Wednesday, June 19, 2024

Study: Washington Teens Used Less Marijuana Following Legalization

Rand Corporation took a look at a recent study on teen cannabis use since Washington state legalized weed and found that better data was needed to follow youth use. However, usage amongst 8th and 10th graders did go down and use in 12th graders stayed the same. The percentages weren’t staggering, but substantial nonetheless.

A research letter published in JAMA Pediatrics states that representative surveys should be used to determine increases, decreases or steady usage of cannabis among teens. “The effect of legalization on youth marijuana use is an important public health question that needs to be revisited using a multitude of data sets,” said Rosalie Liccardo Pacula, co-author of the study as well as co-director of the RAND Drug Policy Research Center.

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“This work underscores the importance of understanding who is being captured in each data set so we can better understand how representative the sample is when trying to draw policy conclusions from the analysis,” she continued.

It is the ever present question among many cannabis curious or even doubters, “What about the children?” and it is a valid concern. Worried parents have every right to be wary about what their children are ingesting and at what age. These new figures show that teen use goes down in legal states, or at least in Washington, as compared to non-legal states.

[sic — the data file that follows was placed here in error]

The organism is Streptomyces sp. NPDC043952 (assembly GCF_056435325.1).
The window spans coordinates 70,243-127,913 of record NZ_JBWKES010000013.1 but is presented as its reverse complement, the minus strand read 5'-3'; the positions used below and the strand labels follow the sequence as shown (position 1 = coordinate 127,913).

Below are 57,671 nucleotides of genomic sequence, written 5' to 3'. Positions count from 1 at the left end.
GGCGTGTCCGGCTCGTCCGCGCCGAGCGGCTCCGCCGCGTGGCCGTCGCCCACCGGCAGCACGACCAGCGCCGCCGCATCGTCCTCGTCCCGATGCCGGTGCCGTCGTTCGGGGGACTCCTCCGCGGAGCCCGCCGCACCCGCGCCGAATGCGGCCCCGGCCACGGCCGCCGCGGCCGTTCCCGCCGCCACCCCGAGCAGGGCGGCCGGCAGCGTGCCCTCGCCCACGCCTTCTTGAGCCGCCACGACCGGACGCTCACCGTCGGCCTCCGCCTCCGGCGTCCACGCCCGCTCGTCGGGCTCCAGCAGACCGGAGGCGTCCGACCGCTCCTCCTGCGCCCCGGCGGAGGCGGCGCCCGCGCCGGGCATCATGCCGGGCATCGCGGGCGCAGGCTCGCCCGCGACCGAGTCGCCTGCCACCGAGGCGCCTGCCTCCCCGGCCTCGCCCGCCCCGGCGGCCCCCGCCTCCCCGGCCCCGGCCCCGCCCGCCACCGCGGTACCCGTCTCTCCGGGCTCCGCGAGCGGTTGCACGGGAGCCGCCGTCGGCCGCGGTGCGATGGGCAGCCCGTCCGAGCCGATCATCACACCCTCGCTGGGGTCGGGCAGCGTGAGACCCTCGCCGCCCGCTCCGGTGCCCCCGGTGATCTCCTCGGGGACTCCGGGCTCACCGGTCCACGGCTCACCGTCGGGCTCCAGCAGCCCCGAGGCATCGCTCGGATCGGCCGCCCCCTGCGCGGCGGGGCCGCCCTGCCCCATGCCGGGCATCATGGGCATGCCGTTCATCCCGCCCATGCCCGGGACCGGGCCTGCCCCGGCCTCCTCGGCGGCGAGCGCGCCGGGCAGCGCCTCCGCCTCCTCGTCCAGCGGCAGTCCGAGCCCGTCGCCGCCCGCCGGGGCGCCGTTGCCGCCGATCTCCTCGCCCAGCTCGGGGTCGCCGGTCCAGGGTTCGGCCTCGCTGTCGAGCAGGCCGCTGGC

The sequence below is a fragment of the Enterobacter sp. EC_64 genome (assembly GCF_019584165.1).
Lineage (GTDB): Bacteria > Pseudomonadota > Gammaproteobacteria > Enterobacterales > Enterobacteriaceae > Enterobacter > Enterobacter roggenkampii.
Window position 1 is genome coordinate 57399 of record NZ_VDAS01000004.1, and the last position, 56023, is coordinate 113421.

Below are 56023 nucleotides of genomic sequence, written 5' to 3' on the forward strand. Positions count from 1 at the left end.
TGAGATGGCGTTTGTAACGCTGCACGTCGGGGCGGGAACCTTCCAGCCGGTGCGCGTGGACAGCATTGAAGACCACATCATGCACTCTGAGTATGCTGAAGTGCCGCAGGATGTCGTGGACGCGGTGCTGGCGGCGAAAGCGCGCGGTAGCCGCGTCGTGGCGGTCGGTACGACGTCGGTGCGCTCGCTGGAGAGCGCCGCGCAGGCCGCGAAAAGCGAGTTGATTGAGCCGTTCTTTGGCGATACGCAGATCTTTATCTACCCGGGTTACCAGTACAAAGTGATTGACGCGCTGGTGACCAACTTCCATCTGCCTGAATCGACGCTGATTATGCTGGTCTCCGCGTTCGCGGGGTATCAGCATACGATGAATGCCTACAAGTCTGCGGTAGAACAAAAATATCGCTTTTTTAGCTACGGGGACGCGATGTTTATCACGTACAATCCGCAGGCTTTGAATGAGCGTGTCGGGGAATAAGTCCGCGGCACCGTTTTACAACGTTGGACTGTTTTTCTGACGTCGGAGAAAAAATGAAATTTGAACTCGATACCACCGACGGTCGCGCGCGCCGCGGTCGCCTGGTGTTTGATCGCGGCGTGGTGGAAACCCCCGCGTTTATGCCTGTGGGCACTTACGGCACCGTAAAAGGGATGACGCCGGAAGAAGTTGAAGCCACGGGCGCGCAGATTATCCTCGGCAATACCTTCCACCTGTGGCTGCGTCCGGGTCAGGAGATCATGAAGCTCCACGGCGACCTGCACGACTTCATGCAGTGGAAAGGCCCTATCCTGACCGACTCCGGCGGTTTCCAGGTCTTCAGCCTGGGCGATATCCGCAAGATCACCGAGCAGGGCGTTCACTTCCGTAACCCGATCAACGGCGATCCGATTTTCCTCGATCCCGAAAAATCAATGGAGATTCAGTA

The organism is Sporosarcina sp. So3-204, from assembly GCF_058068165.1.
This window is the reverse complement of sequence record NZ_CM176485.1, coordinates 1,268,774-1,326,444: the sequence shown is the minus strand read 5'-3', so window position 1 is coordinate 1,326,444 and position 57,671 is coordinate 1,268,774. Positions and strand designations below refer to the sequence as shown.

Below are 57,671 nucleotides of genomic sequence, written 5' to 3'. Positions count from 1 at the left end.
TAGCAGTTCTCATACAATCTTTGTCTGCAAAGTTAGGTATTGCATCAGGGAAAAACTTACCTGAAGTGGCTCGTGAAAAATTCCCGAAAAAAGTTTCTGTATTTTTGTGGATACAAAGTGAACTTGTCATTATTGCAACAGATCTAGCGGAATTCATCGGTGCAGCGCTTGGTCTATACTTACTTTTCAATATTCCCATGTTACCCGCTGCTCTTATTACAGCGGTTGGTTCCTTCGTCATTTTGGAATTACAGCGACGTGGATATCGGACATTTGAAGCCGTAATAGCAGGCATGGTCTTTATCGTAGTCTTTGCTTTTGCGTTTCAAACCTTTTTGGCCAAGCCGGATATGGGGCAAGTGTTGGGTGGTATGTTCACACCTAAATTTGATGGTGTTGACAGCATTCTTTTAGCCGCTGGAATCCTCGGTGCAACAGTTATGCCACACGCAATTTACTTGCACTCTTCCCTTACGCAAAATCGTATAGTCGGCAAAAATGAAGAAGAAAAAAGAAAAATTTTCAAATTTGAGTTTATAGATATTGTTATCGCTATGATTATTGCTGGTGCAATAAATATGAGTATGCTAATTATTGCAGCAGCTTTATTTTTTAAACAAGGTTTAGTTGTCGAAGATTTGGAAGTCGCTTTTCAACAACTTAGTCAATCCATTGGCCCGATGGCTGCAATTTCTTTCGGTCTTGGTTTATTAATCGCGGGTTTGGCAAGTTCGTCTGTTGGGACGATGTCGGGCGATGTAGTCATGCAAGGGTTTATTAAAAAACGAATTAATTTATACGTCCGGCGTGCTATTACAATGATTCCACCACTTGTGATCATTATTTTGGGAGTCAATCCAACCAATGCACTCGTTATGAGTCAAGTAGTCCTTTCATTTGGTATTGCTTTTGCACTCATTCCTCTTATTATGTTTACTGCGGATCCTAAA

Prevalence fell from 2014 to 2016 compared with 2010 to 2012, dropping 2.5 points in 8th graders and 2 points in 10th graders. Researchers and many teachers and parents see these results as encouraging, though they are reticent to say definitively that legalization is fully responsible for the drops.

RELATED: Washington State Gets Ready To Take On Feds Over Cannabis

“These findings do not provide a final answer about how legalization ultimately may influence youth marijuana usage. A variety of factors may influence the behavior of adolescents and those factors are likely to influence behaviors in different ways over time,” said Pacula.

Researchers also say that the commercialization of cannabis is more likely to influence teen usage than actual laws. Marijuana has been readily available for decades, despite its long history of prohibition. If teens wanted to use more, they would, but for now at least it seems that some of the mystique may be wearing off or that at least pot use is in decline in the younger population.


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